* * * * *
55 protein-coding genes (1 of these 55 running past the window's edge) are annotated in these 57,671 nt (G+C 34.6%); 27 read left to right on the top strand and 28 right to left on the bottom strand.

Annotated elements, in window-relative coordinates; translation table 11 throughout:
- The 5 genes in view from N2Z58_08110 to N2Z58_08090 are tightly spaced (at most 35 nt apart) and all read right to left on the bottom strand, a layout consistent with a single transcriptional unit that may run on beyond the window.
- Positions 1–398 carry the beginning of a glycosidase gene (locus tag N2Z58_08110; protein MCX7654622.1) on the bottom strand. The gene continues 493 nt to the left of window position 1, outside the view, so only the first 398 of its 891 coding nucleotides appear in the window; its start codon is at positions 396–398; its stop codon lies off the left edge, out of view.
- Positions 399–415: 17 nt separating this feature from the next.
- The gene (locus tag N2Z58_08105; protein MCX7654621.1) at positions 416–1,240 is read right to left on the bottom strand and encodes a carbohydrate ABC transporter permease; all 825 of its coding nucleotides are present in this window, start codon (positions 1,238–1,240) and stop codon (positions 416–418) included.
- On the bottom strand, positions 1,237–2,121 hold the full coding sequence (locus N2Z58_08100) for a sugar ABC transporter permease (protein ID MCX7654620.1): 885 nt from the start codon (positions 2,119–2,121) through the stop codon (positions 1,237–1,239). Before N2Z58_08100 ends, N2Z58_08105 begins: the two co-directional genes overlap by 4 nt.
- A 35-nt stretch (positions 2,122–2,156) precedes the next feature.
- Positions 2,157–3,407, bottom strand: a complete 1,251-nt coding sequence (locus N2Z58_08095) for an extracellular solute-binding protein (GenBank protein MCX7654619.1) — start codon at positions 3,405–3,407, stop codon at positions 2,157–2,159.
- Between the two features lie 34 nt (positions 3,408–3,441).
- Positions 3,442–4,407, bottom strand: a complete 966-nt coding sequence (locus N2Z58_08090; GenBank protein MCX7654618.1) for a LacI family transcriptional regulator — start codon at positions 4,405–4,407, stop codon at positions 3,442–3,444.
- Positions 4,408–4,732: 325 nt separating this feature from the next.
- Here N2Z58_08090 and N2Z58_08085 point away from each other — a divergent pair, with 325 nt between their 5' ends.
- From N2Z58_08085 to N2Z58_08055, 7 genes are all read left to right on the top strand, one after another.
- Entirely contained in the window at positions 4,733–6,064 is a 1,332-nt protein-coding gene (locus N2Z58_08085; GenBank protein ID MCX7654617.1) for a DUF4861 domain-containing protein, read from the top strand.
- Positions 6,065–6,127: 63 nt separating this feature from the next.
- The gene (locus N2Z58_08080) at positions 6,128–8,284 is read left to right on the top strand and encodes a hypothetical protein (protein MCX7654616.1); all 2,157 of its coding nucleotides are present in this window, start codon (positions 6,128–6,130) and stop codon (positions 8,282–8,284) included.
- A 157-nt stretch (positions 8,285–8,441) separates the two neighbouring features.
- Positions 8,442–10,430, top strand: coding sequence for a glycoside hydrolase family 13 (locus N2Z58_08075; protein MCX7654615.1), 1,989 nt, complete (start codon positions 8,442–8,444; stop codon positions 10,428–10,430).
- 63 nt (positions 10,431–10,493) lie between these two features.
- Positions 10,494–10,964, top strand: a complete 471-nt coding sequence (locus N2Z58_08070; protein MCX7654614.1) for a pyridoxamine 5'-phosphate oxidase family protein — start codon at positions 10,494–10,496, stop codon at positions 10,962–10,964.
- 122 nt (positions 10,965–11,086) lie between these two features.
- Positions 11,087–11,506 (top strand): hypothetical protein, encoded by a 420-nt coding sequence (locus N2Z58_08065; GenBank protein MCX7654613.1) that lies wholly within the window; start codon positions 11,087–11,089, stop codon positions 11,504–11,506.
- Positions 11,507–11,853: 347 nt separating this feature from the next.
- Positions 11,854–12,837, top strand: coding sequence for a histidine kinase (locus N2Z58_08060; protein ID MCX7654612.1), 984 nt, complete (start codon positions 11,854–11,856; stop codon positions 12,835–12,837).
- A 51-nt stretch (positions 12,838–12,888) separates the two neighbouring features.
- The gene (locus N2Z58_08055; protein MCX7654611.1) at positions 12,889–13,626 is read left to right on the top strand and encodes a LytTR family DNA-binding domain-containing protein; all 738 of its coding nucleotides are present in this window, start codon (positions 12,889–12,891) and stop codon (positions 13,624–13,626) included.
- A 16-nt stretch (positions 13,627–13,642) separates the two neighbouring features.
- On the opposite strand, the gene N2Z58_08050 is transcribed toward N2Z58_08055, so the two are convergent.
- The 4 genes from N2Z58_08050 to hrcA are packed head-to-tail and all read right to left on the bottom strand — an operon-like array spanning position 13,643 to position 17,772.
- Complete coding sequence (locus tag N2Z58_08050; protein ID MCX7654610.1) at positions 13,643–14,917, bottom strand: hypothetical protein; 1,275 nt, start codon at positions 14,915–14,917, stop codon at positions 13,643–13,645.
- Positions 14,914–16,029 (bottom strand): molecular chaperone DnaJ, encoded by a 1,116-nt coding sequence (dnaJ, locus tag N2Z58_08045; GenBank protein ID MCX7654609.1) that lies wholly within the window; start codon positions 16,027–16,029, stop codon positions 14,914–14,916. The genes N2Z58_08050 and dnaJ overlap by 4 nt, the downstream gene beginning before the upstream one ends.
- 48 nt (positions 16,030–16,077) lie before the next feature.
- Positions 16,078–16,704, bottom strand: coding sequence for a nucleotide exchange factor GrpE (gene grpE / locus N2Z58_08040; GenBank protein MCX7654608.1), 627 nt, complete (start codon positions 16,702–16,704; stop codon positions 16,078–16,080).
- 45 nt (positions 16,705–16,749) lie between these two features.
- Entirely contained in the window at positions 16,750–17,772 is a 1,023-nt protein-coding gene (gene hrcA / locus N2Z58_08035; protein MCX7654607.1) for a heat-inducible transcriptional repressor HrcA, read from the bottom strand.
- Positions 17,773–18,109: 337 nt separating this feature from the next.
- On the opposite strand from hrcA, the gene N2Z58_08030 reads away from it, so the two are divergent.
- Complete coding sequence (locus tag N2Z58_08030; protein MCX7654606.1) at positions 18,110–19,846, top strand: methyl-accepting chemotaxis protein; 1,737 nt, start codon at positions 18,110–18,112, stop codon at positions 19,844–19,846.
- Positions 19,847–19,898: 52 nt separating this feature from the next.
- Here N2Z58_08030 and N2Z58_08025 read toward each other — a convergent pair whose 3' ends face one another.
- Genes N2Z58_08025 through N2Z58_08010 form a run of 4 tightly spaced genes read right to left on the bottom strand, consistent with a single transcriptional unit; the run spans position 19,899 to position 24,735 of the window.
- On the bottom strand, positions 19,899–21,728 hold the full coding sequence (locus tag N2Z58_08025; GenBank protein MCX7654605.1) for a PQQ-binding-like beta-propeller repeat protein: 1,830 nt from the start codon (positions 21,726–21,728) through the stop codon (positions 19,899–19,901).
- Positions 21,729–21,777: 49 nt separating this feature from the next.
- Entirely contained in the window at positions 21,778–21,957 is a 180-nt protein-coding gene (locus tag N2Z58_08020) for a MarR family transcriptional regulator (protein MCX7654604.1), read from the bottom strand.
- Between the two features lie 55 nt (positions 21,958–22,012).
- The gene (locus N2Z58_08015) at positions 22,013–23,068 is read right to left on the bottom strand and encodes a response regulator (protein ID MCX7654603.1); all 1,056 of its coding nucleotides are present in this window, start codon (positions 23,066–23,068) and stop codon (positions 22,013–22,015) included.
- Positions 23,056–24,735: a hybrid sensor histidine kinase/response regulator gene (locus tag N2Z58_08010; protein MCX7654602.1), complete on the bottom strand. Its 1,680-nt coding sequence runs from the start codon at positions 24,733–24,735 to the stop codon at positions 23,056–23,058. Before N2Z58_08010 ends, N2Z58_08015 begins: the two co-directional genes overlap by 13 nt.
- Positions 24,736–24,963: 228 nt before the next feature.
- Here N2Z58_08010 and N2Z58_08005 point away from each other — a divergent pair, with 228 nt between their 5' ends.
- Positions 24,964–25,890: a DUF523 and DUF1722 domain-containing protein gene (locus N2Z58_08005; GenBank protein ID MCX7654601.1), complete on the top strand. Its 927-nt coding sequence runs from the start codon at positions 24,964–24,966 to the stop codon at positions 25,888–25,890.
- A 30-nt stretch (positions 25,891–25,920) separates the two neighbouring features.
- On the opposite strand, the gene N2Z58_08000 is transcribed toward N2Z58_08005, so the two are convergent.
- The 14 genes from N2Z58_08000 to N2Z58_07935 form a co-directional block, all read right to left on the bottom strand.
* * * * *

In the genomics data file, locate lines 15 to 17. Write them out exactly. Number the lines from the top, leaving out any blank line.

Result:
- Entirely contained in the window at positions 4,733–6,064 is a 1,332-nt protein-coding gene (locus N2Z58_08085; GenBank protein ID MCX7654617.1) for a DUF4861 domain-containing protein, read from the top strand.
- Positions 6,065–6,127: 63 nt separating this feature from the next.
- The gene (locus N2Z58_08080) at positions 6,128–8,284 is read left to right on the top strand and encodes a hypothetical protein (protein MCX7654616.1); all 2,157 of its coding nucleotides are present in this window, start codon (positions 6,128–6,130) and stop codon (positions 8,282–8,284) included.